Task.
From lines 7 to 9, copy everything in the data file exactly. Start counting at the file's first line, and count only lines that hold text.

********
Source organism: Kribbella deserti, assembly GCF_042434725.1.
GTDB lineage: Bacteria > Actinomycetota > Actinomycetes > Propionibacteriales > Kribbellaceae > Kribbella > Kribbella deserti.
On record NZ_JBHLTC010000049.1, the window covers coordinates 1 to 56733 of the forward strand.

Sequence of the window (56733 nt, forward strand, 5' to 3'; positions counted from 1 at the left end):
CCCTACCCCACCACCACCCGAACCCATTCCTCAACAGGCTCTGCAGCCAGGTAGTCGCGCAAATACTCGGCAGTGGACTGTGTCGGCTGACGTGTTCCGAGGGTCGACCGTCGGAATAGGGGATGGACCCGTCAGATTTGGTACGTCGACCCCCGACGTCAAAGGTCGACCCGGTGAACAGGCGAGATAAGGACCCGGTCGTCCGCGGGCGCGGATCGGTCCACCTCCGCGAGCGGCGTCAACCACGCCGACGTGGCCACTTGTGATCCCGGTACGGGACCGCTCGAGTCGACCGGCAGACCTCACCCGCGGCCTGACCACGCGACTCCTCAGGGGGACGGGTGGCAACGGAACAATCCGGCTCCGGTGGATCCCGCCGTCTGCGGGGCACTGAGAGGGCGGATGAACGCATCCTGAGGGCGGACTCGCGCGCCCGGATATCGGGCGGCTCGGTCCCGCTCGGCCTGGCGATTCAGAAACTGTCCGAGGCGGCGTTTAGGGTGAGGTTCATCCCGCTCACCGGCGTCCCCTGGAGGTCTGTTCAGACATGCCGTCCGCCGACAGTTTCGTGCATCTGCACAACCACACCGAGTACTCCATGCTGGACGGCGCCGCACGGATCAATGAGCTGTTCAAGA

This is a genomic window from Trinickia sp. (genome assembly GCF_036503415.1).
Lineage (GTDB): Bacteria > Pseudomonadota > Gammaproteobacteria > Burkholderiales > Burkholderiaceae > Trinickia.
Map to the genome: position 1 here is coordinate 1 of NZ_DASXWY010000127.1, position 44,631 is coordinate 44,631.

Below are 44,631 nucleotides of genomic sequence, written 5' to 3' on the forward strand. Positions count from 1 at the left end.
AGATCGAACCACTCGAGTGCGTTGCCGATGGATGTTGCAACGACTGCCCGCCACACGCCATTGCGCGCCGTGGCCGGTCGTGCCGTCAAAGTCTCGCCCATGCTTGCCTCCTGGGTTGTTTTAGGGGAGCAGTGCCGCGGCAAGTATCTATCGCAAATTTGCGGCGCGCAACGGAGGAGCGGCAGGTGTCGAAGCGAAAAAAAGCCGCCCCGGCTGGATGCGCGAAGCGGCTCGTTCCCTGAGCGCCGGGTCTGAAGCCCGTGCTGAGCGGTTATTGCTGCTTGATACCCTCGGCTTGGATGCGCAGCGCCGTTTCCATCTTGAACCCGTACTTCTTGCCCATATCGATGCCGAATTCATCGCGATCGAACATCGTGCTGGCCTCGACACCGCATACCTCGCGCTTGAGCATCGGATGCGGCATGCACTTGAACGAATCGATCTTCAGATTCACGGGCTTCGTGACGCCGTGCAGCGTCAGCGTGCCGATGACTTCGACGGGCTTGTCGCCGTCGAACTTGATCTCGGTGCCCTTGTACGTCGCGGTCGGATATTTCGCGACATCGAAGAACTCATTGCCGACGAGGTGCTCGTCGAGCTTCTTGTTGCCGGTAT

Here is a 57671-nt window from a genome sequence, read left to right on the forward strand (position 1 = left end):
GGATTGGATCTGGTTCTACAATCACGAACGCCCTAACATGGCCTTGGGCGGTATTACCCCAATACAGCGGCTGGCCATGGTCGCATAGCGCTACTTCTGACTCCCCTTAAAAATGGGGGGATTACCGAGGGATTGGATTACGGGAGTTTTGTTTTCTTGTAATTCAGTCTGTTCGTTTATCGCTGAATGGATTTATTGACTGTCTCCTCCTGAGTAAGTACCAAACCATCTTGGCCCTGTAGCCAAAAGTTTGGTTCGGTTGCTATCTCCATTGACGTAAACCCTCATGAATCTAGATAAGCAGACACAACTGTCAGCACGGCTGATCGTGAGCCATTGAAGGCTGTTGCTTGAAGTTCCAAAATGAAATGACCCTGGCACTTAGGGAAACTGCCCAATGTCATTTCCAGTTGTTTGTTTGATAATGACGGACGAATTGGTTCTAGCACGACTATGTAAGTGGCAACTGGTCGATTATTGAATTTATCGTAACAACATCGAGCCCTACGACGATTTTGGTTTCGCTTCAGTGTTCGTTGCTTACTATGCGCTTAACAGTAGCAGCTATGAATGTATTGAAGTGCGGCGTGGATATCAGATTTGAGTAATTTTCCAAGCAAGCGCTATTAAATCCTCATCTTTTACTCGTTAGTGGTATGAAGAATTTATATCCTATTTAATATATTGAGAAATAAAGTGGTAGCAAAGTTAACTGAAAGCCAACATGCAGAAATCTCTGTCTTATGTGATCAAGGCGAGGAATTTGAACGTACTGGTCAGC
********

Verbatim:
Lineage (GTDB): Bacteria > Pseudomonadota > Gammaproteobacteria > Burkholderiales > Burkholderiaceae > Trinickia.
Map to the genome: position 1 here is coordinate 1 of NZ_DASXWY010000127.1, position 44,631 is coordinate 44,631.

Below are 44,631 nucleotides of genomic sequence, written 5' to 3' on the forward strand. Positions count from 1 at the left end.